Retrieval Practice is all the rage these days — for the very excellent reason that it works.
Study after study after study suggests that students learn more when they pull information out of their brains (“retrieval practice”) than by putting information back into their brains (“mere review”).
So, teachers naturally want to know: what specific teaching and studying strategies count as retrieval practice?
We’ve got lots (and lots) of answers.
Flashcards — believe it or not — prompt retrieval practice.
Short answer quizzes, even if ungraded. (Perhaps, especially if ungraded)
Individual white boards ensure that each student writes his/her own answer.
So, you can see this general research finding opens many distinct avenues for classroom practice.
Retrieval Grids: The Good
One strategy in particular has been getting lots of twitter love recently: the retrieval grid.
You can quickly see the benefits.
In the retrieval-grid quiz below, students answer short questions about Macbeth. Crucially, the grid includes questions from this week (in yellow), last week (in blue), and two weeks ago (in red).
Because students get more points for answering older/harder questions, the form encourages retrieval of weeks-old information.
So much retrieval-practice goodness packed into so little space. (By the way: this “quiz” can be graded, but doesn’t need to be. You could frame it as a simple review exercise.)
Retrieval Grids: My Worries
Although I like everything that I’ve said so far, I do have an enduring concern about this format: the looming potential for working memory overload.
Students making their way through this grid must process two different streams of information simultaneously.
In part of their working memory, they’re processing answers to Macbeth questions.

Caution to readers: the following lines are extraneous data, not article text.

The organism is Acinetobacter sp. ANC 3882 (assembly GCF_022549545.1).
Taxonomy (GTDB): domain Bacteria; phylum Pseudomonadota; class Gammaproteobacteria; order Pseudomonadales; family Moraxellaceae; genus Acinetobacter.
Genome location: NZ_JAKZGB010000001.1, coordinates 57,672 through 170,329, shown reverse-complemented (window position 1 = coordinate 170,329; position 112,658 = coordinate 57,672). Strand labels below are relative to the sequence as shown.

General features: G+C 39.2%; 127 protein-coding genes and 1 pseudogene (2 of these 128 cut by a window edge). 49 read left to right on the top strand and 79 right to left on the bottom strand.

And, with other parts of their working memory, they’re processing and holding the number of points that they’ve earned.
And, of course, those two different processing streams aren’t conceptually related to each other. One is Macbeth plot information; the other is math/number information.
As you know from my summer series on working memory, that’s a recipe for cognitive overload.
Retrieval Grids: Solutions?
To be clear: I’m not opposed to retrieval grids. All that retrieval practice could help students substantially.
I hope we can find ways to get the grid’s good parts (retrieval practice) without the bad parts (WM overload).
I don’t know of any research on this subject, but I do have some suggestions.
First: “if it isn’t a problem, it isn’t a problem.” If your students are doing just fine on retrieval grids, then obviously their WM isn’t overwhelmed. Keep on keepin’ on.
But, if your students do struggle with this format, try reducing the demands for simultaneous processing. You could…
Second: remove the math from the process. Instead of requiring 15 points (which requires addition), you could simply require that they answer two questions from each week. You could even put all the week-1 questions in the same row or column, in order to simplify the process. Or,
Third: include the math on the answer sheet. If they write down the points that they’ve earned at the same time they answer the question, they don’t have to hold that information in mind. After all, it’s right there on the paper. So, a well-designed answer sheet could reduce WM demands.
Fourth: no doubt, as you read this, you are already coming up with your own solutions. If you have an idea that sounds better than these — try it! (And, I hope you’ll share it with me.)
To Sum Up
Researchers work by isolating variables. Teachers and classrooms work by combining variables.
So: researchers who focus on long-term memory will champion retrieval practice and retrieval grids.
Researchers who focus on working memory might worry about them.
By combining our knowledge of both topics, we teachers can reduce the dangers of WM overload in order to get all the benefits of retrieval practice.
That’s a retrieval-grid win-win.